IDEAS home Printed from https://ideas.repec.org/
MyIDEAS: Log in (now much improved!) to save this paper

Decent income for the poor: which role for Europe?

Listed author(s):
  • Bea Cantillon
  • Sarah Marchal

Social Europe is under lingering construction. Not only does the EU indirectly (and increasingly) impact on national social policies, the Union itself is slowly evolving towards more social governance as has become apparent with the inclusion of social indicators in the European Semester. This notwithstanding, apart from the coordination of social security rights for mobile workers, anti-discrimination legislation, and health and safety standards at work, social policy remains an exclusive national competence. Moreover, it is guaranteed to remain so through the legal subsidiarity principle. As a consequence, EU social policy has to a large extent been limited to soft governance initiatives that aim to influence national policies in order to achieve commonly agreed social goals. These goals are defined as social outcomes, rather than the means through which they are achieved, a governance model known as “second order output governance” (Vandenbroucke, Cantillon, Van Mechelen, Goedemé, & Van Lancker, 2013). However, over the past decades, despite the ambitious Lisbon and EU2020 social targets, many EU Member States have failed to make progress in fighting poverty. Since the crisis the picture has become truly negative, not in the least due to strong diverging trends within the Union. Meanwhile, the indirect influence of the EU on national social policies has increased. This begs the question whether a more performant EU level involvement in the field of social policy is conceivable, within the constraints set by the European Treaties. In this paper, we argue that European minimum standards are the place to start. Thereby, a broad approach should be taken, including principles for minimum social security and minimum wages. To this end we believe that time has come for a modest shift to “second order input governance”. More in particular, we propose to include policy indicators regarding minimum income protection sensu lato, in the recently revised EU monitoring process of the European Semester. We assess the current (im)balances in national minimum income packages, and discuss in depth the potential value of including the indicators in a structured EU monitoring, as well as their main drawbacks and limitations.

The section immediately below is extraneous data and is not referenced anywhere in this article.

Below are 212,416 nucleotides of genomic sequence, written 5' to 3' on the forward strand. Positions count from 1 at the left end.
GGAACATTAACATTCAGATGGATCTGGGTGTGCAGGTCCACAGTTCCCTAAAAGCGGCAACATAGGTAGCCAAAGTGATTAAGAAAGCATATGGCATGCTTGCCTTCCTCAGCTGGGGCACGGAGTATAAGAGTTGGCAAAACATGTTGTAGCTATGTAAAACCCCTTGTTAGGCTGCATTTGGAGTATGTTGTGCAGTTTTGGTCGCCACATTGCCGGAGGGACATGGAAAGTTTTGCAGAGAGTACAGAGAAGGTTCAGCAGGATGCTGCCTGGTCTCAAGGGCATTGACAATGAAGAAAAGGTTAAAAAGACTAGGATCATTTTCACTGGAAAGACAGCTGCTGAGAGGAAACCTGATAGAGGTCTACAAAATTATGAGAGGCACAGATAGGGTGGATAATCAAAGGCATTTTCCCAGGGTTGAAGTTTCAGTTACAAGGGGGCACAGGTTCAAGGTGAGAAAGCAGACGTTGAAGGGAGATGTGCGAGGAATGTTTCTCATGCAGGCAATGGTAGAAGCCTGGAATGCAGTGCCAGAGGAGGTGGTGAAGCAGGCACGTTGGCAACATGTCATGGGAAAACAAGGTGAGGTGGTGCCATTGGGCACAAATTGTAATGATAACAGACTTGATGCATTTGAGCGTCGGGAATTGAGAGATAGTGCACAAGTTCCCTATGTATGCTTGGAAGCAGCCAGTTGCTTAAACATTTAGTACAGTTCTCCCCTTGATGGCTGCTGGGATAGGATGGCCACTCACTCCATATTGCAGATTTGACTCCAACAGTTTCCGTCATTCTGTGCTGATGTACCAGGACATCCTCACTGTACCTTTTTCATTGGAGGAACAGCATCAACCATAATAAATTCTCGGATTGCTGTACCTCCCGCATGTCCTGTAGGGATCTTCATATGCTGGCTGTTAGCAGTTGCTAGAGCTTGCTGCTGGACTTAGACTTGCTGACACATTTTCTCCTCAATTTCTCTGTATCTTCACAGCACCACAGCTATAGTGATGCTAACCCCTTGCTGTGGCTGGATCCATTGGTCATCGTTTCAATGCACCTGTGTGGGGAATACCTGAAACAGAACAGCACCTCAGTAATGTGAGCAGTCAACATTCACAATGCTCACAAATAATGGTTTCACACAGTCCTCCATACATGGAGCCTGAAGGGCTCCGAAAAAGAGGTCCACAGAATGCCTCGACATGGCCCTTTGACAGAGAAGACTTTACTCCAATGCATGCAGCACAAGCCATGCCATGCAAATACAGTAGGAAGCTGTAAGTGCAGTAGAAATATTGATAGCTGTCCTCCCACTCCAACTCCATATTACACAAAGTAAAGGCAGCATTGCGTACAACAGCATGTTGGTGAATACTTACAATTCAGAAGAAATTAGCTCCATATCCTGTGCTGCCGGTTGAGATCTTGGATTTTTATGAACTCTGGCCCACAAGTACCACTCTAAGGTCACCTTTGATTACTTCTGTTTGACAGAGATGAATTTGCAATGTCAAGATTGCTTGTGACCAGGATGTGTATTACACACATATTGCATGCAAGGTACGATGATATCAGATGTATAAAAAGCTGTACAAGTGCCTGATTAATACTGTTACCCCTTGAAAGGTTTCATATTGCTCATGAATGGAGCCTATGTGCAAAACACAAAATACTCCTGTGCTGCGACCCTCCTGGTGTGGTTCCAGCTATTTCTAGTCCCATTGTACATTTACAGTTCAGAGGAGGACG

If you experience problems downloading a file, check if you have the proper application to view it first. In case of further problems read the IDEAS help page. Note that these files are not on the IDEAS site. Please be patient as the files may be large.

File URL: http://www.centrumvoorsociaalbeleid.be/sites/default/files/CSB%20Working%20Paper%2016%2001_February%202016_0.pdf
Download Restriction: no

Paper provided by Herman Deleeck Centre for Social Policy, University of Antwerp in its series Working Papers with number 1601.

as
in new window

Length:
Date of creation: Feb 2016
Handle: RePEc:hdl:wpaper:1601
Contact details of provider: Web page: http://www.centreforsocialpolicy.eu
Email:


More information through EDIRC

References listed on IDEAS
Please report citation or reference errors to , or , if you are the registered author of the cited work, log in to your RePEc Author Service profile, click on "citations" and make appropriate adjustments.:

as
in new window